In grading an expedition according to the degree of effort it requires, many factors come into play. These include weight carried, hours of daily activity, distances and terrain covered and the climate. A given team might only walk 8km per day but this might take 10 hours through virgin jungles; teammates might only carry lightweight daypacks but at extreme altitude; or a team might cover short distances but carrying very heavy packs and with serious altitude fluctuation. Instead of generalising on distances covered or weight carried, Secret Compass has therefore developed its own Expedition Grading System. While still challenging, 180° expeditions are the easier of the three with 360° being the toughest. Factors taken into account are:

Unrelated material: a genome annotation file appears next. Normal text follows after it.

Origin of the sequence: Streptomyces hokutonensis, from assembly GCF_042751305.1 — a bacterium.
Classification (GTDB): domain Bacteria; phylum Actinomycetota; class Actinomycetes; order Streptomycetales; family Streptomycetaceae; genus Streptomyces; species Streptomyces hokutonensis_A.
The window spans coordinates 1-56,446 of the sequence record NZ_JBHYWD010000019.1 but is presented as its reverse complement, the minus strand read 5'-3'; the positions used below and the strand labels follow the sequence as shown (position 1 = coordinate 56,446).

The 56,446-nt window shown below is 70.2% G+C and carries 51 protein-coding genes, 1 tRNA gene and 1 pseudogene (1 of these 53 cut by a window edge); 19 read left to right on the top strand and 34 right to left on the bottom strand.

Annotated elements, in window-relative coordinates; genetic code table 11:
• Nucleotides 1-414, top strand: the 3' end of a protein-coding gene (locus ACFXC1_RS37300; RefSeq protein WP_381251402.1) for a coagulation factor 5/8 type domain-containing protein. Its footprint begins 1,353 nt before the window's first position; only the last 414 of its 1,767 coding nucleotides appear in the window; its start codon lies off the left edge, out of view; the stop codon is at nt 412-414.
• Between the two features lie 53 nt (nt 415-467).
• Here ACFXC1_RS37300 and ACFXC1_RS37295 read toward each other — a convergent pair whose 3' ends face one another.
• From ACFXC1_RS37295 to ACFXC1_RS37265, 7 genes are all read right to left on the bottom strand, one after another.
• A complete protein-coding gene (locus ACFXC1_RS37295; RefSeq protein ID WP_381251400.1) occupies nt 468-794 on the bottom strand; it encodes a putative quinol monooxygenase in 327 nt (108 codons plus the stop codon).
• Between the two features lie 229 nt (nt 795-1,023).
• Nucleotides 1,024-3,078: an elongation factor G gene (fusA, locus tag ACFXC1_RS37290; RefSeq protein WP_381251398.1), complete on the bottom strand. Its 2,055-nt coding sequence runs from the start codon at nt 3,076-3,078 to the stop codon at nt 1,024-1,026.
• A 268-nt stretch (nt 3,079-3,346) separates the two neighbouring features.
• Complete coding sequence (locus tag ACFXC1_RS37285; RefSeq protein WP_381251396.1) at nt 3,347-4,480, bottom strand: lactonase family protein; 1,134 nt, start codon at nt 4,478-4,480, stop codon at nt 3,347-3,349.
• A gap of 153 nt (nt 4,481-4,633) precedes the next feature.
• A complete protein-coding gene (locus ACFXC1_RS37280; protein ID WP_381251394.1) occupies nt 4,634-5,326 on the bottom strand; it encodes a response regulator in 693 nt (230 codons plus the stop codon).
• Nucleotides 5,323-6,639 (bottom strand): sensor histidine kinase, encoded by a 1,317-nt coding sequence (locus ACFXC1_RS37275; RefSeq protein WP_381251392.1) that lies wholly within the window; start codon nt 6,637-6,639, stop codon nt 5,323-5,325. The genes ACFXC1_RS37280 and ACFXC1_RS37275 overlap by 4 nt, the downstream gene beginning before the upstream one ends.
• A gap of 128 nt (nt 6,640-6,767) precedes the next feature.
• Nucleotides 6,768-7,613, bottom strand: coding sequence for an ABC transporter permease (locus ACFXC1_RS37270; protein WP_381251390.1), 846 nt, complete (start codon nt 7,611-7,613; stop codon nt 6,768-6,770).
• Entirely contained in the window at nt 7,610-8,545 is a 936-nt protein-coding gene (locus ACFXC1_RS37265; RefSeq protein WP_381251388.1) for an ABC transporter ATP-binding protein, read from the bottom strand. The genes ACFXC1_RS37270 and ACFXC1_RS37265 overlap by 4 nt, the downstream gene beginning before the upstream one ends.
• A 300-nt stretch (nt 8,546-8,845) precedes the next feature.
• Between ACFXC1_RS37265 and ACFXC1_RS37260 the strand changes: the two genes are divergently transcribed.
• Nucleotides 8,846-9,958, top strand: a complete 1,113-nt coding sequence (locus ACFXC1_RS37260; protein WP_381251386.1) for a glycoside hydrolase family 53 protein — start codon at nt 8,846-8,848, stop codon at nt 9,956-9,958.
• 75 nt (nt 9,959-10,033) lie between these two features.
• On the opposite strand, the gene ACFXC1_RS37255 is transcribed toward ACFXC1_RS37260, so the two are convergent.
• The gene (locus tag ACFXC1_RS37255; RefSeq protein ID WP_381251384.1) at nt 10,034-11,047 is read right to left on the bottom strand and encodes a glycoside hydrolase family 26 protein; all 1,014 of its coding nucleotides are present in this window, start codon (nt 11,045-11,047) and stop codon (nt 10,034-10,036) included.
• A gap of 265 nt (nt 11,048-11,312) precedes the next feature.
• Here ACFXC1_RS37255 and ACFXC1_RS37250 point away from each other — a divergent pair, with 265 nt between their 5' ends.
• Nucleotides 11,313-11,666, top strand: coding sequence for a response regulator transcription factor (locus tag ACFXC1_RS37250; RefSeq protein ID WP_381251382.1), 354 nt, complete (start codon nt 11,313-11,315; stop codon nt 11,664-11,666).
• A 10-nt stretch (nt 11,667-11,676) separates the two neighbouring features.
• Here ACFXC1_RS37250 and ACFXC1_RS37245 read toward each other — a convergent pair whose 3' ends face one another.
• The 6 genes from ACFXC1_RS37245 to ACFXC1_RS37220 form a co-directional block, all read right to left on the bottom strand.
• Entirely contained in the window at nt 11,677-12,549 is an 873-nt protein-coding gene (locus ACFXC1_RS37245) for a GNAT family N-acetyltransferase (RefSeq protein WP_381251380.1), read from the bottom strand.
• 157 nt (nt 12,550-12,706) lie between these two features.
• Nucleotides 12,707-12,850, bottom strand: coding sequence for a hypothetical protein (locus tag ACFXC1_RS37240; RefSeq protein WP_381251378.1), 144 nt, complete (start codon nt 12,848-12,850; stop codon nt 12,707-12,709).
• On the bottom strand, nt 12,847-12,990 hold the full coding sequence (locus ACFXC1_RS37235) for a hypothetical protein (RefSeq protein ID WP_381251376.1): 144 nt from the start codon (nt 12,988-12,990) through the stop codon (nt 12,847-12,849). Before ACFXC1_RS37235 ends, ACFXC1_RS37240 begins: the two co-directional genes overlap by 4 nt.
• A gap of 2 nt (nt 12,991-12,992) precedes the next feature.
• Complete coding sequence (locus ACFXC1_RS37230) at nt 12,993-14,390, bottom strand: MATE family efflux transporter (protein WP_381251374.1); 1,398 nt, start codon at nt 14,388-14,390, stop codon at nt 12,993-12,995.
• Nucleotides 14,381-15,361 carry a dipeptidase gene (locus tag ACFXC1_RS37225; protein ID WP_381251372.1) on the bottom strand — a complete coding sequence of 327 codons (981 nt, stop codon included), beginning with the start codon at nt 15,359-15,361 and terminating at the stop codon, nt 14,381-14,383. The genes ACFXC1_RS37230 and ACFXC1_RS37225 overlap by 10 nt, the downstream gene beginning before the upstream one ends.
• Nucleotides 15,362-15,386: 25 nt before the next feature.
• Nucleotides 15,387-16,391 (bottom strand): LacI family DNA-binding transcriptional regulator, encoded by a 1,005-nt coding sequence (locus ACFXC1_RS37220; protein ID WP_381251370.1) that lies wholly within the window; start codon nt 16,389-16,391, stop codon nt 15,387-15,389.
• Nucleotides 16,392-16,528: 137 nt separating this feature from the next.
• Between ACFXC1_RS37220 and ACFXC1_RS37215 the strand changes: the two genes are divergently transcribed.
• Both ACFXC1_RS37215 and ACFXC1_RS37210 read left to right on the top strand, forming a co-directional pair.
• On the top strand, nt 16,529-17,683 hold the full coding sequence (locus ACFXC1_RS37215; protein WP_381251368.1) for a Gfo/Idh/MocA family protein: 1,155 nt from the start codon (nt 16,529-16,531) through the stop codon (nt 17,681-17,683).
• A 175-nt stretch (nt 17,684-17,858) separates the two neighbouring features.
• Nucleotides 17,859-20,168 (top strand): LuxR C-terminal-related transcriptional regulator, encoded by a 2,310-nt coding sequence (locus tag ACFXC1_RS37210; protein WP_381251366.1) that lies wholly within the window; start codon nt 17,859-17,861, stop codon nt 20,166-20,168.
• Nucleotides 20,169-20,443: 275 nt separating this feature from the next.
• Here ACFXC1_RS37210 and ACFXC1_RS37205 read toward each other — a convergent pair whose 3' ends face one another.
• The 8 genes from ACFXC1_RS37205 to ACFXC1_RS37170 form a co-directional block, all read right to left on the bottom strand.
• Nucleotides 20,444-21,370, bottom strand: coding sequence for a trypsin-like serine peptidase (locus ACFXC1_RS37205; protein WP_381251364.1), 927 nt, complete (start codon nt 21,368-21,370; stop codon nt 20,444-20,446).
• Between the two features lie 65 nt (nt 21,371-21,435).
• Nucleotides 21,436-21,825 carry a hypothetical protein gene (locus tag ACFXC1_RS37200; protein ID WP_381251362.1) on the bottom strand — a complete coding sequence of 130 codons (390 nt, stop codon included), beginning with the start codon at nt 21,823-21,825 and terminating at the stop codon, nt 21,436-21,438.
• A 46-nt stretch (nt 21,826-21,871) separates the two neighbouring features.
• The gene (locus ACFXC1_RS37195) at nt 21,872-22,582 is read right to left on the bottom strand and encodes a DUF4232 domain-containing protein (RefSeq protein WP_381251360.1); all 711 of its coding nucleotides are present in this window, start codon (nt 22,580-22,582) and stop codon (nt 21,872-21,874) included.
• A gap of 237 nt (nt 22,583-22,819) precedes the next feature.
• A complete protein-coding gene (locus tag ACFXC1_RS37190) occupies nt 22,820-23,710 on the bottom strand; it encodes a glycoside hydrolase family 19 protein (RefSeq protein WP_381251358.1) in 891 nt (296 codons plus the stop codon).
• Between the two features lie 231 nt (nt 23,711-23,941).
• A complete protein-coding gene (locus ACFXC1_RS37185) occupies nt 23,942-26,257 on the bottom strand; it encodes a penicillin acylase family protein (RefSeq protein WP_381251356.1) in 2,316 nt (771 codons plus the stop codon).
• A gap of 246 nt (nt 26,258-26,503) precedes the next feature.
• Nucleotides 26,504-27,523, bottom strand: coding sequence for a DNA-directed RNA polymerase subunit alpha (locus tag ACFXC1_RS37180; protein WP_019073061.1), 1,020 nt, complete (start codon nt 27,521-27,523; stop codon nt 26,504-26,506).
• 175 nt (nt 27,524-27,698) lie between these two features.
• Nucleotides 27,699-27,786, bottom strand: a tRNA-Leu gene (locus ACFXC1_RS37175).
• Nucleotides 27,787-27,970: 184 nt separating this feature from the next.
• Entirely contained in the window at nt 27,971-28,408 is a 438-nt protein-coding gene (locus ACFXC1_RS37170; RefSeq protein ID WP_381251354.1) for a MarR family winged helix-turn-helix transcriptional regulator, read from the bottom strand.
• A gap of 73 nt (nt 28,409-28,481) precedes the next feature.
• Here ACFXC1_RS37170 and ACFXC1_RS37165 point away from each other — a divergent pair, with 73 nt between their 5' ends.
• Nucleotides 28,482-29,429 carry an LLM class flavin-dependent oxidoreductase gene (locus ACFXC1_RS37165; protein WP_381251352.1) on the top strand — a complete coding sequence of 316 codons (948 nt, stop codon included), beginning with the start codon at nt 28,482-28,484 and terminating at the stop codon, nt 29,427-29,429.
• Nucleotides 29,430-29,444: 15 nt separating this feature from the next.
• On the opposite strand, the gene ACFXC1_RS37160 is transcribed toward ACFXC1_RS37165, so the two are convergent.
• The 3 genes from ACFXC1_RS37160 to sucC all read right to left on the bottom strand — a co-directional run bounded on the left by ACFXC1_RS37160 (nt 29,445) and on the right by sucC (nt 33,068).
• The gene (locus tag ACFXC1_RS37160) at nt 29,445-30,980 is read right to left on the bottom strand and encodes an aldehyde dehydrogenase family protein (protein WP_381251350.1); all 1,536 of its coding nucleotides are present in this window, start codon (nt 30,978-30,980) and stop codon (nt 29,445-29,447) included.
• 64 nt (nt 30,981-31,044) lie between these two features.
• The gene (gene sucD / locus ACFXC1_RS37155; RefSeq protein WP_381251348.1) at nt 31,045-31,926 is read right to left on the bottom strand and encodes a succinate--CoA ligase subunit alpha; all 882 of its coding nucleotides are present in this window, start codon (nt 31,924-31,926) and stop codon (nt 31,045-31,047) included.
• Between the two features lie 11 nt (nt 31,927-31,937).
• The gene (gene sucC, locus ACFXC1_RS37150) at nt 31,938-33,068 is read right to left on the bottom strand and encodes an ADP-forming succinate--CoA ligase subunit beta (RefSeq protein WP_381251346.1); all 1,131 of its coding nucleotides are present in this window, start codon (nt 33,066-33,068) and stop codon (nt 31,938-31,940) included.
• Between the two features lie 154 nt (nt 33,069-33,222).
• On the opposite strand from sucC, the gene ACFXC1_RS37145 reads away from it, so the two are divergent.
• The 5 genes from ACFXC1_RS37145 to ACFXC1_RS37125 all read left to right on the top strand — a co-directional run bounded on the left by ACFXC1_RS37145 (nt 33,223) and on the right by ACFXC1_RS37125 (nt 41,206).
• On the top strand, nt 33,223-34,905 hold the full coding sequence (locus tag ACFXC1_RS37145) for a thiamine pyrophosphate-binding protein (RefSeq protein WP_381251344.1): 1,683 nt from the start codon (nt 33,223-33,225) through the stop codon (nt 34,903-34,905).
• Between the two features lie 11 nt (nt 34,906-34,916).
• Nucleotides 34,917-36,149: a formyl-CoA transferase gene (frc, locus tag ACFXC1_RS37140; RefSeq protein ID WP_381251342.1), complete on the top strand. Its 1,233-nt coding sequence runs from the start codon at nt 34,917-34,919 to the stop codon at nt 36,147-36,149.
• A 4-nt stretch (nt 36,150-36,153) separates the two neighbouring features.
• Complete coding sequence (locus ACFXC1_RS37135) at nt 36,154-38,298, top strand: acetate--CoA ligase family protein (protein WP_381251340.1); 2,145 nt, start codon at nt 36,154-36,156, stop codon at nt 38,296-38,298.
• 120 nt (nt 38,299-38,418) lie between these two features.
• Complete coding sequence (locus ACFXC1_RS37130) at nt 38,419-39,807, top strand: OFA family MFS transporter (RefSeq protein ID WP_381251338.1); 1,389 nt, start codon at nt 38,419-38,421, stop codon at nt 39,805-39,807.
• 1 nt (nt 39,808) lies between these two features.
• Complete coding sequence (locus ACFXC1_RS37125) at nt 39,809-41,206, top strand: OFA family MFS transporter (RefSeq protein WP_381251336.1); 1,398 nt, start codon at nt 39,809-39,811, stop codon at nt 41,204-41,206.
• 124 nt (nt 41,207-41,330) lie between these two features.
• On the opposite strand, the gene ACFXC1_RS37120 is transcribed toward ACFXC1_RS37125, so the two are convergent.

- Distance travelled (km).
- Weight carried (kg).
- Daily activity (hours).
- Terrain and daily altitude gain (type/ metres).
- Climate and altitude (type/degrees/metres as relevant).
Though still challenging, 180° expeditions are Secret Compass’s least physically demanding. Distances will generally be shorter than the tougher two expedition categories, the weight carried will be less and the terrain won’t be as challenging as on other Secret Compass teams. These expeditions still require mental and physical preparation (and are sometimes the hardest thing that some people have done when compared to more comfortable ‘tours’ in the past). Prospective teammates should study an expedition’s requirements on its Fitness tab online, or check its Handbook’s Prepare section. A 180° example is North Korea.